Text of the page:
British American non-fiction author, Mikita Brottman, stated that Pennywise, “Reflects every social and familial horror known to contemporary America”. American author, Mark Derry, also drew the connection between Pennywise and serial killer John Wayne Gacy. John Wayne Gacy is widely known as the killer clown. He was born on March 17, 1942 in Chicago, Illinois to John Gacy and Marion Robinson.

He had a very tumultuous relationship with his father. At the age of four, his dad beat him with a leather belt for accidently messing up the car engine parts he had just put together and on another occasion his dad knocked him unconscious by hitting him on the head with a broomstick. He verbally abused him and said he was dumb, stupid, never good enough, a sissy, mama’s boy and that he would probably grow up queer. When Gacy was 7 years old, him and a friend molested a young girl and his dad punished him by whipping him with a razor strop (a strip of leather used to sharpen knives). That same year, Gacy was molested by a family friend and he kept this a secret from his father because he knew he would blame him.

When Gacy was in fourth grade, he began to experience seizures and black outs. Between the ages of 14-18 he spent a total of almost a year in the hospital because of these blackouts. Once when he was in the hospital, his father accused him of faking the condition to gain sympathy. In his early 20s he moved to Nevada where he started working as a mortuary attendant and would sleep on a cot behind the embalming room. One night, he went into a coffin of a deceased teenage male and cuddled the body until he said he experienced a sense of shock. This shock caused him to call his parents and ask to move back home, which he did that same day.

In September of 1964 he married Marylnn Myers and in February 1966 they had a son named Michael followed by a daughter named Christine in March 1967. Despite this seemingly happy time, he regularly cheated on his wife and hired many sex workers.

In august 1967, Gacy sexually assaulted a 15-year-old boy named Donald Voorhees. He brought Donald to his house by promising to show him pornographic films. He fed him alcohol and forced him to perform oral sex on him. Gacy continued to do this to many other children and also forced one young boy to have sex with his own wife before performing oral on him. He told many of them that he was asked to perform these acts as scientific research and even paid some of them up to $50.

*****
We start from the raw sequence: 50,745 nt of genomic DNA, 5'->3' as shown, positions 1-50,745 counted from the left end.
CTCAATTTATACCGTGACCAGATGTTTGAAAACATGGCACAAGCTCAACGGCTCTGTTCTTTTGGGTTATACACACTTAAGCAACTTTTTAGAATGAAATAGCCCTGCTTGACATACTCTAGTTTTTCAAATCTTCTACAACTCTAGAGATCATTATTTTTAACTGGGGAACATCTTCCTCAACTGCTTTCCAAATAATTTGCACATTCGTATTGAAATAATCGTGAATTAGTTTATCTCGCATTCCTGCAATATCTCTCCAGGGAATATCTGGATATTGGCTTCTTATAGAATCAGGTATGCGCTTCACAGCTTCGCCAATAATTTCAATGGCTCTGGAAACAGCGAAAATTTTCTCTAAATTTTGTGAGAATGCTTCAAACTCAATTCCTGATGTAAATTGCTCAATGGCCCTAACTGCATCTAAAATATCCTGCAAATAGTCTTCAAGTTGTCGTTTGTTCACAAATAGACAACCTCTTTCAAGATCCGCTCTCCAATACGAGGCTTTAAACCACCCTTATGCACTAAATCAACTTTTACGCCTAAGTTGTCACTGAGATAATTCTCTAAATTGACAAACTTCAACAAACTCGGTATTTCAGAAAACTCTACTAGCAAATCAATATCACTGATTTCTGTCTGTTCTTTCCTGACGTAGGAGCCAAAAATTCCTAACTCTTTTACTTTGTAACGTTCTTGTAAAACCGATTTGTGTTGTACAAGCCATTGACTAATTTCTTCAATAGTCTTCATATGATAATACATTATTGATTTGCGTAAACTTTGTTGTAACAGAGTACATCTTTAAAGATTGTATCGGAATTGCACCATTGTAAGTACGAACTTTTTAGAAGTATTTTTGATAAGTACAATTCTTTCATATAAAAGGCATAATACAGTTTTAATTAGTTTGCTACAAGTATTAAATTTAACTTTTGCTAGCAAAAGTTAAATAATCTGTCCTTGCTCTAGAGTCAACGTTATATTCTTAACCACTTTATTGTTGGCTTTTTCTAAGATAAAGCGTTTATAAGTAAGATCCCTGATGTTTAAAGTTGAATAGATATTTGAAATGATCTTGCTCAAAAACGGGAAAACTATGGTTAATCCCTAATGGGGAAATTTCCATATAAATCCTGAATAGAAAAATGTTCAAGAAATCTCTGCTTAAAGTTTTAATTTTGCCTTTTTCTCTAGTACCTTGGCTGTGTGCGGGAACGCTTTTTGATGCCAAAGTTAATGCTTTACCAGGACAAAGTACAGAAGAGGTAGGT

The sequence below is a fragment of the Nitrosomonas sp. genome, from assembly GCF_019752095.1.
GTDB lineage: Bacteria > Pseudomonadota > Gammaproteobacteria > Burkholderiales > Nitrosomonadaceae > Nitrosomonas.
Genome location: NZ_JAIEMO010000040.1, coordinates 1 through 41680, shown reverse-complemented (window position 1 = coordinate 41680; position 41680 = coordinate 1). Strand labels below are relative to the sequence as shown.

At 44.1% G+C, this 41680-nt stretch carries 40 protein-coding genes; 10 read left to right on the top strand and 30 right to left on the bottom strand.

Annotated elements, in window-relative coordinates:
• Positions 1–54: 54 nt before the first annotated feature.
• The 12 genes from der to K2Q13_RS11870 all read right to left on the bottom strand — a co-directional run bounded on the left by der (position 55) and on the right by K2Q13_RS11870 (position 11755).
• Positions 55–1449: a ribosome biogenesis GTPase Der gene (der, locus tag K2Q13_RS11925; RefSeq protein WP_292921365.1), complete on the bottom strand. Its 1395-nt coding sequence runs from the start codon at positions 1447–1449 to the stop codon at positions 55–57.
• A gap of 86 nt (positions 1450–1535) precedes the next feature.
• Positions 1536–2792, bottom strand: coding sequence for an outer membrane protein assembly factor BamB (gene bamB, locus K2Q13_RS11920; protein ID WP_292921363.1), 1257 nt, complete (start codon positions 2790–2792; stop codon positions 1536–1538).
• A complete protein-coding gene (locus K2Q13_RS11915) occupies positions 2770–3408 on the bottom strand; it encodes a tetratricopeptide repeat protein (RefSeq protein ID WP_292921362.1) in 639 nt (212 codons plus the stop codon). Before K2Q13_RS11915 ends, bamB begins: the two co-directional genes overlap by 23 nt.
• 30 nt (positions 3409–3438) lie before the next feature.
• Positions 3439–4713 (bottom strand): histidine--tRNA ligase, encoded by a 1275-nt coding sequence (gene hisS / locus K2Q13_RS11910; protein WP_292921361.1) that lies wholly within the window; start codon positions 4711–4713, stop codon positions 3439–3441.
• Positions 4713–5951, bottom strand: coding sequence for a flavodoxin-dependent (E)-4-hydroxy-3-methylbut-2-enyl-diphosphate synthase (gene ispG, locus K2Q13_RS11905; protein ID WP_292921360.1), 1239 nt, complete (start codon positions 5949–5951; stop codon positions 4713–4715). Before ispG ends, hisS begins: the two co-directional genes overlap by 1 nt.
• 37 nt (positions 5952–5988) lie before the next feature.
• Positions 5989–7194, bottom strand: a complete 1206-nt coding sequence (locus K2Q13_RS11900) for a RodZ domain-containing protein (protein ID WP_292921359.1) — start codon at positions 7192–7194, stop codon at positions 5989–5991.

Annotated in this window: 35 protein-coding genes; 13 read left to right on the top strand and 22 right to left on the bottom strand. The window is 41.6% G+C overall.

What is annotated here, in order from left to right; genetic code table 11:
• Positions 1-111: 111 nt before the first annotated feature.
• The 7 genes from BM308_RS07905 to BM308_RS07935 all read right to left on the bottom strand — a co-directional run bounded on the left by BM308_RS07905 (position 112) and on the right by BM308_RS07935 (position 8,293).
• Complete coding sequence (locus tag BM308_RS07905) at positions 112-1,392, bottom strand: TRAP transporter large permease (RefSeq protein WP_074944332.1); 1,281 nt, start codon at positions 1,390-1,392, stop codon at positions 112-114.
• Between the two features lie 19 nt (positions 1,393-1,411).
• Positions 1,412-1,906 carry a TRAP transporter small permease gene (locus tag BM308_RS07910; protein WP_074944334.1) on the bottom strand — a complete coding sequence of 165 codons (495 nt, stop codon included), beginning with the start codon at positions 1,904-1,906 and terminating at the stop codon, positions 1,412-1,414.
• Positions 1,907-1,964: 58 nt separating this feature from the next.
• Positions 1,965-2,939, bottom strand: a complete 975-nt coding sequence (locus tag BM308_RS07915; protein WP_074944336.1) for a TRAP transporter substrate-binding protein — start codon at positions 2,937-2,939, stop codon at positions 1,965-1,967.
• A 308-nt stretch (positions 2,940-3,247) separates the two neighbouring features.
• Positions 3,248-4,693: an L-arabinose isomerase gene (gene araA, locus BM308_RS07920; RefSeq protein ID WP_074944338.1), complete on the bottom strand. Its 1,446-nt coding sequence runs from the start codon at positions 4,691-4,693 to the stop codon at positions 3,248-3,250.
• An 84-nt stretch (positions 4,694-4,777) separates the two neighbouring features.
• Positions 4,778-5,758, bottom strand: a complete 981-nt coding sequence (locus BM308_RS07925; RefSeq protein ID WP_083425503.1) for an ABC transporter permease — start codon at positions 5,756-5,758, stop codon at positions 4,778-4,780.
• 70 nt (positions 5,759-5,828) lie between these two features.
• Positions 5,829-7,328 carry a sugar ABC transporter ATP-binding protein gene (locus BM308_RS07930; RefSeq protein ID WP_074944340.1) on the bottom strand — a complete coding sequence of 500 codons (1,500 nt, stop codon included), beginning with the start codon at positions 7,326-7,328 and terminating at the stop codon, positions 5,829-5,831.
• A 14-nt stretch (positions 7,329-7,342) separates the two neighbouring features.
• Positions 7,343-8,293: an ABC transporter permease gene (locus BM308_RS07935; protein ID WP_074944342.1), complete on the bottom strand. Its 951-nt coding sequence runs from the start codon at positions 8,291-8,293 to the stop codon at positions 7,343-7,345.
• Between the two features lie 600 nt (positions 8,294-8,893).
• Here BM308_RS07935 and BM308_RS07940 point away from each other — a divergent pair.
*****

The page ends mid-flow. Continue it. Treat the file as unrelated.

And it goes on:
In March 1968, Donald told his father about the assault and Gacy was arrested and charged with oral sodomy. He denied the charges and asked to take a polygraph test, which showed that he was nervous when denying these charges. One report stated, "The most striking aspect of the test results is the patient's total denial of responsibility for everything that has happened to him. He can produce an "alibi" for everything. He presents himself as a victim of circumstances and blames other people who are out to get him.. The patient attempts to assure a sympathetic response by depicting himself as being at the mercy of a hostile environment". After this, Gacy was examined by two doctors over the course of 17 days and they concluded that he had an antisocial personality disorder and that he would not likely benefit from therapy or medical treatment and would likely be in constant conflict with society.